89 FEDERAL REPORTER.
tract, which is substantlally the same as In the Huber Case, calling for 100,000 stamps during the life of the patent, was signed by Engler, one of the firm of Alder, Rappolt & Co., on May 20, 1889, at St. Gall. Reference to the opinion filed in the Huber Case will sufficiently indicate the reasons for the disposition of this suit, the evidence in the two suits being In most particulars the same. It appears that negotiations between the parties began on May 17th, and that at the first Interview, as two of the complainants testify, Solomon Guggenheim told them, among other things; that the Union was licensed for the term of the patent. Thereafter, and before concluding the negotiations, one of them called on Mr. Hoffman, one of the partners in the Union, and was Informed by him that this could not be, since Klingler, the person who acted for the Union in America (the Union contract was signed In New York, May .l1th), was not empowered to make a contract for more than three years. In their succeeding Interview with Solomon they told him ot this statement of Hoffmap, and he "assured [them] again that under no circumstances would he make a contract for less than the whole life of the patent," and they thereupon signed their contract. In December, 1889, they were Informed by their agent here that the Union people in the United States asserted that "the Union only guarantied for three years," but they seem not to have made this the subject of any protest to defendants, nor to have taken any action in repudIation of their contract, until two years later. These circumstances indicate pretty clearly how Insignificant was the consideration given to the term for which the Union had bound Itself. Indeed, the proofs in this case, more strongly, even, than In the Huber Case, show that the Inducement to the makIng of these contracts was found in the belief In the validity and scope of the patent, and In the situation created by the announcement of defendants' Intention to sell no more stamps except under their new contracts of license. The bill is dismissed, with costs.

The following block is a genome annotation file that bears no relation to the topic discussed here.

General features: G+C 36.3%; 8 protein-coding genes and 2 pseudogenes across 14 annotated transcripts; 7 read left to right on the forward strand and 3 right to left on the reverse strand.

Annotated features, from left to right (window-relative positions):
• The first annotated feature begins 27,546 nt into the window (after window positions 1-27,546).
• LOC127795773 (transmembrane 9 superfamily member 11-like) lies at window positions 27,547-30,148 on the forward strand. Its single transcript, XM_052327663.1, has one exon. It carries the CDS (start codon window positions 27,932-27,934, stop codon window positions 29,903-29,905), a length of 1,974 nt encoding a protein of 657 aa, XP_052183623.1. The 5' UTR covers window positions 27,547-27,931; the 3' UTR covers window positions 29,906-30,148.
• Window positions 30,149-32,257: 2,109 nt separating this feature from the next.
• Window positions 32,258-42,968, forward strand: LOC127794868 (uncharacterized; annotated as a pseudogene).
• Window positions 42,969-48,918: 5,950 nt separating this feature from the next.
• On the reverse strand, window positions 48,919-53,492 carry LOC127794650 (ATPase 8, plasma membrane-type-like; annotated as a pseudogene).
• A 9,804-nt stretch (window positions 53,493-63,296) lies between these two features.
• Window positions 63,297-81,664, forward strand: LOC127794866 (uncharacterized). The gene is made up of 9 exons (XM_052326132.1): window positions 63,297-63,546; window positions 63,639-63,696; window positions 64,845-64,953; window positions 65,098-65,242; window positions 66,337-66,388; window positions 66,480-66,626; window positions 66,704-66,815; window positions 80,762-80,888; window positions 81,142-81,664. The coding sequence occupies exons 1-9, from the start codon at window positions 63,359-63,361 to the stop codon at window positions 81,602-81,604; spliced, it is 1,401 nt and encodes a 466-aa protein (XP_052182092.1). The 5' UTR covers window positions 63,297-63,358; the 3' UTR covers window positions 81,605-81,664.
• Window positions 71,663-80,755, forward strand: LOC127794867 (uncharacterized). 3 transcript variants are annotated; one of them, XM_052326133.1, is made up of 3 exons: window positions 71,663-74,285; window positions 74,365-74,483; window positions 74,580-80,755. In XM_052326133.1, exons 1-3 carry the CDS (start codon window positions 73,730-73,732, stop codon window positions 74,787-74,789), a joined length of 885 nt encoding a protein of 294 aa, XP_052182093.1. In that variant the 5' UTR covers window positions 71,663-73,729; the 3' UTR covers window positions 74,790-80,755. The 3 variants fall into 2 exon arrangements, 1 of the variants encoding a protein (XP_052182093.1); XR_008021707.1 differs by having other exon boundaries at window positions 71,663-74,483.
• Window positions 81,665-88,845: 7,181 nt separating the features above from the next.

GOLDY et al. v. GUGGENHEIM et al. (Circuit Court, S. D. New York. October 11, 1898.) George C. Lay and Thomas P. Wickes, for complainants. John P. Bennett and Joseph H. Choate, for defEmdants. LACO:\IBE, Circuit Judge. This suit Is similar to the others brought against the same defendants. Huber v. Guggenheim, 89 Fed. 598; Reichenbach v. Same, Id. 1023; Hummel v; Same, Id. 1023; Nordllnger v. Same, Id. 1023; Alder v. Same, Id. 1021. The contract was signed In March, 1890, subsequent to the granting I)f unlimited licenses for nominal considerations to the four American houses, and, if the court were satisfied that a statement was madp by defendants, 01' on their behalf, that no better terms had been given to other licensees, the prayer of the bill would be granted. No sane man would have entered into this contract If he knew of the existence of the American contracts. Misrepresentation as to them would be clearly material. But the difficulty in this case is with the proof that any such representation was made. The negotiations leading up to the contract were had, not with Solomon Guggenheim, nor with any of the defendants, but with Adolph Brunner, their clerk. The. testimony of the member of complainants' firm who carried on the negotiations is not especially persuasive. Upon direct examination he says that Brunner told him his contract "was on more advantageous terms than any of [his] competitors had." But, when pressed, on cross-examination, as to whether he was prepared to testify that Brunner told him that, he replied: "I cannot say exactly, but he gave me to understand that. Q. You inferred that? A. Yes." Brunner explicitly denies that he made any such statement. Upon this contradictory testlmonY,-complainants having the burden of proof,-the court Is not satisfied that the false representation was made. The other points IJa the case are covered by opinion in Huber v. Guggenheim (filed yesterday) 89 Fed. 598.